After the subprime crisis erupted and began taking a large toll on the entire credit market, the American government rushed to rescue those hardest hit. Stimulus packages and bailouts ensued, attempting to limit both the economic and political damage. Now another crisis might soon arrive, and Washington might find it more difficult to address:
U.S. and European banks, already reeling from persistent losses on mortgage investments, are facing a new hit as the global financial crisis spreads to deteriorating corporate debt.
UBS AG and Credit Suisse Group last week announced the write-down of a combined $400 million in the value of leveraged loans as part of their fourth-quarter earnings reports. That signals more misery right around the corner for banks that barreled into these low-rated corporate loans — typically issued by banks and sold to investors like junk bonds — and now are stuck holding them on their books. Leveraged loans served as buyout-related debt that fueled a merger boom until the credit slowdown. ….
The credit crisis that has gripped global financial markets since last year has been centered on the plunging value of securities tied to subprime mortgages extended to the riskiest borrowers in the U.S. Write-downs of more than $100 billion on subprime mortgage holdings has forced some of the world’s largest commercial and investment banks to raise billions of dollars in capital from the Middle East and Asia.
Now, the crisis looks to be entering a new phase as the value of corporate loans and bonds that banks hold comes into question. The extent of the damage is likely to emerge as banks file their annual reports next month and report first-quarter results in April.
Normally, this would get resolved by finding new investors to alleviate the debt. Unfortunately, the banks holding the paper have already tapped into these investors to survive the subprime crisis. They may not find enough liquidity left to avoid the kind of write-downs that could shake the markets again in the coming weeks.
If corporate debt rattles the economy, will the government give the same response it did to mortgage lenders? The Bush administration and the Democratic-controlled Congress don’t agree on much, but both Republicans and Democrats rushed to find ways to avoid large-scale foreclosures through government action. Homeowners get a lot more sympathy from the press than corporations, however. A bailout for corporations will not get nearly the amount of support, even if the potential damage to the economy could be significant.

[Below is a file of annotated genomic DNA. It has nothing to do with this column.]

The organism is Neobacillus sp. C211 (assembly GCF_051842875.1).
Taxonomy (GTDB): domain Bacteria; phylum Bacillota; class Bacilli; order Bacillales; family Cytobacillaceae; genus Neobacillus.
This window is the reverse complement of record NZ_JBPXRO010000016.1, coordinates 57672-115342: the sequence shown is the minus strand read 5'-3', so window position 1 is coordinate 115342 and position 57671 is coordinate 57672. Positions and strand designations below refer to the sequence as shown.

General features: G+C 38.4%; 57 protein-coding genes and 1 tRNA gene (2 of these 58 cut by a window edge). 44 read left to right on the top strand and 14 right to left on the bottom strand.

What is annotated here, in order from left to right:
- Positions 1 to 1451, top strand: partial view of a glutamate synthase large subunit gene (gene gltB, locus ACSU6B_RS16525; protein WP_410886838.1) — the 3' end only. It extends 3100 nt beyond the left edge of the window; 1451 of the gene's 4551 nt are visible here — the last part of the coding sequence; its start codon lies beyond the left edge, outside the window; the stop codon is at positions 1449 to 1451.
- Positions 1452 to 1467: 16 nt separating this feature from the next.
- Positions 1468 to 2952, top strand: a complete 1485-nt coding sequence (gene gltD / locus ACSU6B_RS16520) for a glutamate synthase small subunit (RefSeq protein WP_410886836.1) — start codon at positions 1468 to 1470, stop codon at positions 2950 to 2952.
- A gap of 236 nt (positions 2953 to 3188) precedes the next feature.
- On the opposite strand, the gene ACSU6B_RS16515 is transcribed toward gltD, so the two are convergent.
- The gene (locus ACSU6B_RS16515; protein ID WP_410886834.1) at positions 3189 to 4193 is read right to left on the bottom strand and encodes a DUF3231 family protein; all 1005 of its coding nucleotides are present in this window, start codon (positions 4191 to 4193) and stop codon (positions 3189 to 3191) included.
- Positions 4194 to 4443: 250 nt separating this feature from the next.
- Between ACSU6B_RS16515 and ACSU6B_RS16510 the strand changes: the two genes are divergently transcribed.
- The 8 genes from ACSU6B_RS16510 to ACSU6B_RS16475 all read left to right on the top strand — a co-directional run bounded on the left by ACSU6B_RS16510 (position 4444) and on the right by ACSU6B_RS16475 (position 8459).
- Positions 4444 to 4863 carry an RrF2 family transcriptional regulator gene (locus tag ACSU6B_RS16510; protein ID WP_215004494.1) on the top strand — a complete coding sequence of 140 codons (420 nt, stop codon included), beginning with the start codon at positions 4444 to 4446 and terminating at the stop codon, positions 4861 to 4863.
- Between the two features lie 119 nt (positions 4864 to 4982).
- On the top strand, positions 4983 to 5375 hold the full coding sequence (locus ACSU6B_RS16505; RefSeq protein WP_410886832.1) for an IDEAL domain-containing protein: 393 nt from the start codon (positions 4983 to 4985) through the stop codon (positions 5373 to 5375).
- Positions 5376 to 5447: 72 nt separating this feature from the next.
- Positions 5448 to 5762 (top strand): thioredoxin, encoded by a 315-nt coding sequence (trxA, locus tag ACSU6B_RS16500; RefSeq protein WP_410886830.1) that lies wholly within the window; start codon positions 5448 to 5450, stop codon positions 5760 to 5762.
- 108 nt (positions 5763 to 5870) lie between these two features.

A corporate-debt crisis will certainly test the populist rhetoric being heard now in the presidential primaries. Barack Obama and Hillary Clinton have challenged each other in demonizing corporations over the last few weeks. If corporations suddenly have to start cutting costs to deal with debt overload, it will throw plenty of people out of work. Will they use that to even further castigate corporations, or will both have to work on a corporate bailout in the Senate?
For the first time since August 2003, payroll levels decreased in the US in January. The loss of 17,000 jobs did not increase the unemployment rate, which remained at 4.9%, but it sends a signal to the economic markets that trouble still brews on the horizon:
Nervous employers cut 17,000 jobs in January — the first such reduction in more than four years and a fresh trouble sign that the economy is in danger of stalling.
The Labor Department’s report, released Friday, also showed that the unemployment rate dipped slightly to 4.9 percent, from 5 percent, as the civilian labor force shrank slightly.
Job losses were widespread. Manufacturers, construction firms and a variety of professional and business services eliminated jobs in January — reflecting the toll of the housing and credit debacles. The government cut jobs, too. All those cuts swamped job gains in education, health care, retailing and elsewhere.
Wage growth also slowed, another indication that employers are tightening their belts amid the economic slowdown.
The shrink in the civilian work force could have come from a number of sources. Perhaps the attrition of illegal workers has left the workforce smaller than expected. It could also be older boomers moving out of the group faster than expected. The former would also tend to reduce jobs as consumers decline in specific areas.